Feldman-Barrett may be correct that studies have not yet mapped out perfect “fingerprints” for different emotions. But is it a mistake to claim that they cannot exist, particularly given evidence that they might? In fact, researchers are actively examining this issue: A Finnish neuroscience team recently used movies to elicit six core emotions, and they documented distinct patterns of neural activation for each, suggesting a partial “fingerprint” for some emotions—at least at the neural level.
In a curious turn, Feldman-Barrett’s model ends up being uncannily close to the one proposed by the Universalists. They break emotions down into 1) a physical feeling, 2) interpretation of what’s going on in your environment, and 3) expressive behavior. These are very similar to the elements of Feldman-Barrett’s “constructed emotion”: 1) a core physical sensation, 2) meaning tied to what a person has learned about that feeling and the situation, and 3) behavioral implications of that meaning.
The enduring difference? Constructed emotions must be learned, while universal emotions are, in part, already there. However, do we need to see this as an either/or situation? Could there be a gradient, where some emotions are there from day one, while we’re predisposed to acquire others over the course of development—perhaps with more nuanced, complex emotions further shaped by life experience?
While her book may prompt deeper thinking about how emotions work, her case against universality feels overzealous. Her own model is overcomplicated and, strangely, too similar to the one it aims to displace. Instead of building on existing science, she tries to tear it down—and what she comes up with doesn’t look that different.
What is our relationship to feelings?
Where does all of this leave us?
One helpful insight from Feldman-Barrett’s book is that what we’ve learned in life does dramatically, and often unconsciously, influence our emotional experiences. This suggests there might be ways to be more cognizant of, and more involved in shaping the course of, our own emotions.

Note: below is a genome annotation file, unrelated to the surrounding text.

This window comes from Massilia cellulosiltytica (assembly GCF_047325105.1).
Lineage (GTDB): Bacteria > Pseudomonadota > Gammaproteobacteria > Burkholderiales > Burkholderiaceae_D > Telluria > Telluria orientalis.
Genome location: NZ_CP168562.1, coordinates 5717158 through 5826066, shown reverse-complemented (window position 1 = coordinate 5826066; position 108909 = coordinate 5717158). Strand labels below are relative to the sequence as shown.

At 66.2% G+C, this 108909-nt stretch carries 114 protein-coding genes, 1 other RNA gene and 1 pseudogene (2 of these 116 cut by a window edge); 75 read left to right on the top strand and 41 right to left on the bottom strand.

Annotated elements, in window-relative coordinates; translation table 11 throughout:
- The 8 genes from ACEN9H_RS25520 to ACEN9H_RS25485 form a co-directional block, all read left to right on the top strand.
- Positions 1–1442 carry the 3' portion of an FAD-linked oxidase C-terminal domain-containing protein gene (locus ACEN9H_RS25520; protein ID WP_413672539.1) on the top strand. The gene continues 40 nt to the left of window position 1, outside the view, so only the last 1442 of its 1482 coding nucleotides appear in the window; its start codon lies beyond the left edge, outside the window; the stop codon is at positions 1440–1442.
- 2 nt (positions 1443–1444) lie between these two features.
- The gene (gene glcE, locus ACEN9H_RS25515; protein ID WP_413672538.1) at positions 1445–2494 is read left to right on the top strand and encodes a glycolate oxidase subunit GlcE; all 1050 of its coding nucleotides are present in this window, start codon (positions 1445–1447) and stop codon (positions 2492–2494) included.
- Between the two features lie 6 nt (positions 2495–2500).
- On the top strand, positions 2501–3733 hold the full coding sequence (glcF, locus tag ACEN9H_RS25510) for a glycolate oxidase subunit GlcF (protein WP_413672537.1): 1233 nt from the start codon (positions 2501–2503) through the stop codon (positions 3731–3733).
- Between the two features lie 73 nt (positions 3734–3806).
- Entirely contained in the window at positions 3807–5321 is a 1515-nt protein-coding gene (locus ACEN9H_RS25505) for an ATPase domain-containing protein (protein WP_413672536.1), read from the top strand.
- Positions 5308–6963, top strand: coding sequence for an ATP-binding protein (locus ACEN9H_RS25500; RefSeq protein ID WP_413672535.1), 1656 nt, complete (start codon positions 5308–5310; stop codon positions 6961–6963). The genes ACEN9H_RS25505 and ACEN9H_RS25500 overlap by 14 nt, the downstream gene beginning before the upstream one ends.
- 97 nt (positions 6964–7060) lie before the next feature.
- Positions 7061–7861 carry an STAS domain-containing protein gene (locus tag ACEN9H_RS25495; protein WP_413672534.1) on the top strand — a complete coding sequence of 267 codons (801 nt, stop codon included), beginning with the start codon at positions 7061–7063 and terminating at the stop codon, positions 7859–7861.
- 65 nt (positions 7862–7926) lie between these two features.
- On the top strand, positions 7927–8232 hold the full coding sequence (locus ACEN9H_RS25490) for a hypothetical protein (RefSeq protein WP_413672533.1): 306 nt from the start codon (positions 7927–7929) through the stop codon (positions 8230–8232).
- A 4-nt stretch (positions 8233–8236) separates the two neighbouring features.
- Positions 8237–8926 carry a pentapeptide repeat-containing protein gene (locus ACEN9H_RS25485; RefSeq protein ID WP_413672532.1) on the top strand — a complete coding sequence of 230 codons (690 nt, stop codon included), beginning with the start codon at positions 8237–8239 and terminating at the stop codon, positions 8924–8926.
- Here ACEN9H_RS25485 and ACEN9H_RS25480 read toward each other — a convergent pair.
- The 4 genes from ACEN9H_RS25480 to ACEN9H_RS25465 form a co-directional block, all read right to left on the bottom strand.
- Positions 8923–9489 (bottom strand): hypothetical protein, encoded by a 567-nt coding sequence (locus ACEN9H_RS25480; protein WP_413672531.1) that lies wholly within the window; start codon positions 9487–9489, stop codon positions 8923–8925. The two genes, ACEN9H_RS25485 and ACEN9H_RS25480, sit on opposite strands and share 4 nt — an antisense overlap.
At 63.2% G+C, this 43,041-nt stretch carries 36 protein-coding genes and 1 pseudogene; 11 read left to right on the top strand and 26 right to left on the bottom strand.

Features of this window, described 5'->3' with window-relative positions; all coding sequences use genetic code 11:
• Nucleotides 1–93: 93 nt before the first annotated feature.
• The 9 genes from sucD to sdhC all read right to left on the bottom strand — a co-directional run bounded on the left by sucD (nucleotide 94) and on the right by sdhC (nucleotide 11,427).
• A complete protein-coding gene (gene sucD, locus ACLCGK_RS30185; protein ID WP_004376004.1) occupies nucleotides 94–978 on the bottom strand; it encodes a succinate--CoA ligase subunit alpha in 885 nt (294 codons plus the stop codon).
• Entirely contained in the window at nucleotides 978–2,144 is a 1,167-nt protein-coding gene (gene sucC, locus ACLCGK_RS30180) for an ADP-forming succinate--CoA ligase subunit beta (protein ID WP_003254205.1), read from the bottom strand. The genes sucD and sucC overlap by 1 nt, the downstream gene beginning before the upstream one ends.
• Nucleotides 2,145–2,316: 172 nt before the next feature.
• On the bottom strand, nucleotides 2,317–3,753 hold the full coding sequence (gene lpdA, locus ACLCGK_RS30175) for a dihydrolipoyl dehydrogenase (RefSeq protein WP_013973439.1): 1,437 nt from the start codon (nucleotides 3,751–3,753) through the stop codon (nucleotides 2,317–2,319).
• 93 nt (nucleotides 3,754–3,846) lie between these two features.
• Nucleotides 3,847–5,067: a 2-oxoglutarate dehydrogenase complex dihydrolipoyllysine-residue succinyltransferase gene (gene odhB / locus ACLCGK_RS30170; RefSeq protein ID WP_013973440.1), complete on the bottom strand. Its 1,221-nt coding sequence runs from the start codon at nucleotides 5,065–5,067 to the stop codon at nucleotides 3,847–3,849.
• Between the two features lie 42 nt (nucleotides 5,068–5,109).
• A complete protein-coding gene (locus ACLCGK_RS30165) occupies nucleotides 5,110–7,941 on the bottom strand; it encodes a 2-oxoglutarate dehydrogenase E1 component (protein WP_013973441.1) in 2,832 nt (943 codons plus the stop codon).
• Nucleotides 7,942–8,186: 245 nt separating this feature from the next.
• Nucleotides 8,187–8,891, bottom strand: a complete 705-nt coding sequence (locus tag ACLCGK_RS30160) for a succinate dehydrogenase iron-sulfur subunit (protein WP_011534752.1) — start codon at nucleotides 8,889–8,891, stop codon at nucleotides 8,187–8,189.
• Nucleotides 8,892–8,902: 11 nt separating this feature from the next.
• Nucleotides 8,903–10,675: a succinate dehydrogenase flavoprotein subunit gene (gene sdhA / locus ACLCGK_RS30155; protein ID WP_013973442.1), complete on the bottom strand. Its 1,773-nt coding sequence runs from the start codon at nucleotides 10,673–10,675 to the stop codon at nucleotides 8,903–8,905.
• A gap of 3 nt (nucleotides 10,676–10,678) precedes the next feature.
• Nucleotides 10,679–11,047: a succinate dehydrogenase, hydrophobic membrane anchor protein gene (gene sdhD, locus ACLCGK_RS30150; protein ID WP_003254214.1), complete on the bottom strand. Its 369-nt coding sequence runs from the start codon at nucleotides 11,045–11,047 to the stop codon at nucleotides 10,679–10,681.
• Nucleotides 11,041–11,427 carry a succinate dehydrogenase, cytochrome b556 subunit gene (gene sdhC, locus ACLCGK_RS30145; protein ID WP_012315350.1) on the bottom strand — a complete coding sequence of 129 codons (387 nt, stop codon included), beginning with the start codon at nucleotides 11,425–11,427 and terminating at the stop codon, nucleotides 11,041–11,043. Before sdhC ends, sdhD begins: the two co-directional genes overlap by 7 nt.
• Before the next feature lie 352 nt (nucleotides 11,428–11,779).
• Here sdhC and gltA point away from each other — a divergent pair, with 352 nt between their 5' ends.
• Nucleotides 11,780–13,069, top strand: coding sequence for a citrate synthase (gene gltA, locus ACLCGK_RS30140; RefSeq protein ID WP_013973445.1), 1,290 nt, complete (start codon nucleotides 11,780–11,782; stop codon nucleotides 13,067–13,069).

Feldman-Barrett suggests that mindfulness—attending to thoughts and sensations without judgment—can produce a state of mind where learned expectations have less influence on current experience.
For example, we might expect to feel increasingly angry during an escalating argument; this is how it has played out before. Without that expectation, we might actually hear the other person and have a better chance at constructive resolution. According to psychiatrist and neuroscientist Judson Brewer’s work, mindfulness practice softens our egocentric expectations, whether we’re feeling emotions or not, to the benefit of our well-being.
Additional research suggests that shifting our thoughts away from the typical self-centered “I am” or “I feel” narratives that come up during hard times can increase emotional well-being.
Perhaps we can at least agree on something: Emotions are important to human experience. As the story of Phineas Gage famously showed, emotions are essential to reason, and, according to research on how people handle emotions, suppressing emotions is harmful to well-being and social interactions.
Certainly, Feldman-Barrett appears to believe we shouldn’t simply accept outdated views about emotions without proof, and that more we learn about how emotions, the better. On that point, I couldn’t agree more.